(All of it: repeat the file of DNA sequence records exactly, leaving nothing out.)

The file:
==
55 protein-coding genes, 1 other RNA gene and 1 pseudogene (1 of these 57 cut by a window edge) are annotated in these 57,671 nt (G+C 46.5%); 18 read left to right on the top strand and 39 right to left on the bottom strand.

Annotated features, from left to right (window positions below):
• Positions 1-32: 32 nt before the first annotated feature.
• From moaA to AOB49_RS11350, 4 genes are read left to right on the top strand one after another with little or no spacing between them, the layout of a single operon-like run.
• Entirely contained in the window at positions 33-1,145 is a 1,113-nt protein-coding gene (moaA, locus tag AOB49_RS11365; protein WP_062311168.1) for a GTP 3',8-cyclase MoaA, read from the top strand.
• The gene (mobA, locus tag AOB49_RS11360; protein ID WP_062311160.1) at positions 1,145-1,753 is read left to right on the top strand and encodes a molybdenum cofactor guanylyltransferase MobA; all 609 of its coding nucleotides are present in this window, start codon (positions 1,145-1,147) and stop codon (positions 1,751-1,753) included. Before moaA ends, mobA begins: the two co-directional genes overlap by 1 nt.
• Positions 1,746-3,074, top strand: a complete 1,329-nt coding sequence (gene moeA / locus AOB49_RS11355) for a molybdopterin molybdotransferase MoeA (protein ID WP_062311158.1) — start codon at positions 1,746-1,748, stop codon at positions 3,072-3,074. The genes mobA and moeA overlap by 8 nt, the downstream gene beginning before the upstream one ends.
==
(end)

55 protein-coding genes, 1 other RNA gene and 1 pseudogene (1 of these 57 cut by a window edge) are annotated in these 57,671 nt (G+C 46.5%); 18 read left to right on the top strand and 39 right to left on the bottom strand.

Annotated features, from left to right (window positions below):
• Positions 1-32: 32 nt before the first annotated feature.
• From moaA to AOB49_RS11350, 4 genes are read left to right on the top strand one after another with little or no spacing between them, the layout of a single operon-like run.
• Entirely contained in the window at positions 33-1,145 is a 1,113-nt protein-coding gene (moaA, locus tag AOB49_RS11365; protein WP_062311168.1) for a GTP 3',8-cyclase MoaA, read from the top strand.
• The gene (mobA, locus tag AOB49_RS11360; protein ID WP_062311160.1) at positions 1,145-1,753 is read left to right on the top strand and encodes a molybdenum cofactor guanylyltransferase MobA; all 609 of its coding nucleotides are present in this window, start codon (positions 1,145-1,147) and stop codon (positions 1,751-1,753) included. Before moaA ends, mobA begins: the two co-directional genes overlap by 1 nt.
• Positions 1,746-3,074, top strand: a complete 1,329-nt coding sequence (gene moeA / locus AOB49_RS11355) for a molybdopterin molybdotransferase MoeA (protein ID WP_062311158.1) — start codon at positions 1,746-1,748, stop codon at positions 3,072-3,074. The genes mobA and moeA overlap by 8 nt, the downstream gene beginning before the upstream one ends.